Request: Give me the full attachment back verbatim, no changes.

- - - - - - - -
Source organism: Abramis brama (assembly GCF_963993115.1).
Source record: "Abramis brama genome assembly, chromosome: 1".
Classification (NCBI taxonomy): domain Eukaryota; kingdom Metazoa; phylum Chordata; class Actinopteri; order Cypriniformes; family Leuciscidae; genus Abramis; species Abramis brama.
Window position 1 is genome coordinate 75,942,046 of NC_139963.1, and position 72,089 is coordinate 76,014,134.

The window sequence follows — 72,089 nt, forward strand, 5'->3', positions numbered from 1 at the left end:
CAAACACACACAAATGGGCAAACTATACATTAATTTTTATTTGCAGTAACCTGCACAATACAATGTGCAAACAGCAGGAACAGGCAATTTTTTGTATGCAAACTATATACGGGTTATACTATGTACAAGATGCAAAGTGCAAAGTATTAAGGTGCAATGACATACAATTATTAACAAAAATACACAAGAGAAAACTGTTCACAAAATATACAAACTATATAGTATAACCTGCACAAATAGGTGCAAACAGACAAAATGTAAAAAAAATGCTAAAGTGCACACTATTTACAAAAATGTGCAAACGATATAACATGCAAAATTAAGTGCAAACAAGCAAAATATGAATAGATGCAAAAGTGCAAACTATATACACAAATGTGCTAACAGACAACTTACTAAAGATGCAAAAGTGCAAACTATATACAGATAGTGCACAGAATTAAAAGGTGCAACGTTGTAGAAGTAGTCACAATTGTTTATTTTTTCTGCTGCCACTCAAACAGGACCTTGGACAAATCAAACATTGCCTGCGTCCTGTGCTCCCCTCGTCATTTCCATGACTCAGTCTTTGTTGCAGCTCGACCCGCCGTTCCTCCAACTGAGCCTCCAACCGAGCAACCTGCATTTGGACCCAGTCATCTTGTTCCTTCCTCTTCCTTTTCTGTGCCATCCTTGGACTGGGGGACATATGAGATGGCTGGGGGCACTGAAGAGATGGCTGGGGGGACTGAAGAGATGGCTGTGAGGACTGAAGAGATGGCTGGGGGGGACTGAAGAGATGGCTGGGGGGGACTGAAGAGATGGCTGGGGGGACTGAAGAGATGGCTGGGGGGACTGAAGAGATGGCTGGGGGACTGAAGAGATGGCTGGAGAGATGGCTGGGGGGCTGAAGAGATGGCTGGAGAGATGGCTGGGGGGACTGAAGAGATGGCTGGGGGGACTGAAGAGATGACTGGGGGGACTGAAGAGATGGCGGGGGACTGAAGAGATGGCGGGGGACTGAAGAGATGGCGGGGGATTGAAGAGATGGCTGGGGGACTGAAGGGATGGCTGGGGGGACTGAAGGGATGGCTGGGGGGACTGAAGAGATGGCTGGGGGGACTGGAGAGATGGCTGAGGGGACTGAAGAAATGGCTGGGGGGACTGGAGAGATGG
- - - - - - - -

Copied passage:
Source organism: Abramis brama (assembly GCF_963993115.1).
Source record: "Abramis brama genome assembly, chromosome: 1".
Classification (NCBI taxonomy): domain Eukaryota; kingdom Metazoa; phylum Chordata; class Actinopteri; order Cypriniformes; family Leuciscidae; genus Abramis; species Abramis brama.
Window position 1 is genome coordinate 75,942,046 of NC_139963.1, and position 72,089 is coordinate 76,014,134.

The window sequence follows — 72,089 nt, forward strand, 5'->3', positions numbered from 1 at the left end:
CAAACACACACAAATGGGCAAACTATACATTAATTTTTATTTGCAGTAACCTGCACAATACAATGTGCAAACAGCAGGAACAGGCAATTTTTTGTATGCAAACTATATACGGGTTATACTATGTACAAGATGCAAAGTGCAAAGTATTAAGGTGCAATGACATACAATTATTAACAAAAATACACAAGAGAAAACTGTTCACAAAATATACAAACTATATAGTATAACCTGCACAAATAGGTGCAAACAGACAAAATGTAAAAAAAATGCTAAAGTGCACACTATTTACAAAAATGTGCAAACGATATAACATGCAAAATTAAGTGCAAACAAGCAAAATATGAATAGATGCAAAAGTGCAAACTATATACACAAATGTGCTAACAGACAACTTACTAAAGATGCAAAAGTGCAAACTATATACAGATAGTGCACAGAATTAAAAGGTGCAACGTTGTAGAAGTAGTCACAATTGTTTATTTTTTCTGCTGCCACTCAAACAGGACCTTGGACAAATCAAACATTGCCTGCGTCCTGTGCTCCCCTCGTCATTTCCATGACTCAGTCTTTGTTGCAGCTCGACCCGCCGTTCCTCCAACTGAGCCTCCAACCGAGCAACCTGCATTTGGACCCAGTCATCTTGTTCCTTCCTCTTCCTTTTCTGTGCCATCCTTGGACTGGGGGACATATGAGATGGCTGGGGGCACTGAAGAGATGGCTGGGGGGACTGAAGAGATGGCTGTGAGGACTGAAGAGATGGCTGGGGGGGACTGAAGAGATGGCTGGGGGGGACTGAAGAGATGGCTGGGGGGACTGAAGAGATGGCTGGGGGGACTGAAGAGATGGCTGGGGGACTGAAGAGATGGCTGGAGAGATGGCTGGGGGGCTGAAGAGATGGCTGGAGAGATGGCTGGGGGGACTGAAGAGATGGCTGGGGGGACTGAAGAGATGACTGGGGGGACTGAAGAGATGGCGGGGGACTGAAGAGATGGCGGGGGACTGAAGAGATGGCGGGGGATTGAAGAGATGGCTGGGGGACTGAAGGGATGGCTGGGGGGACTGAAGGGATGGCTGGGGGGACTGAAGAGATGGCTGGGGGGACTGGAGAGATGGCTGAGGGGACTGAAGAAATGGCTGGGGGGACTGGAGAGATGG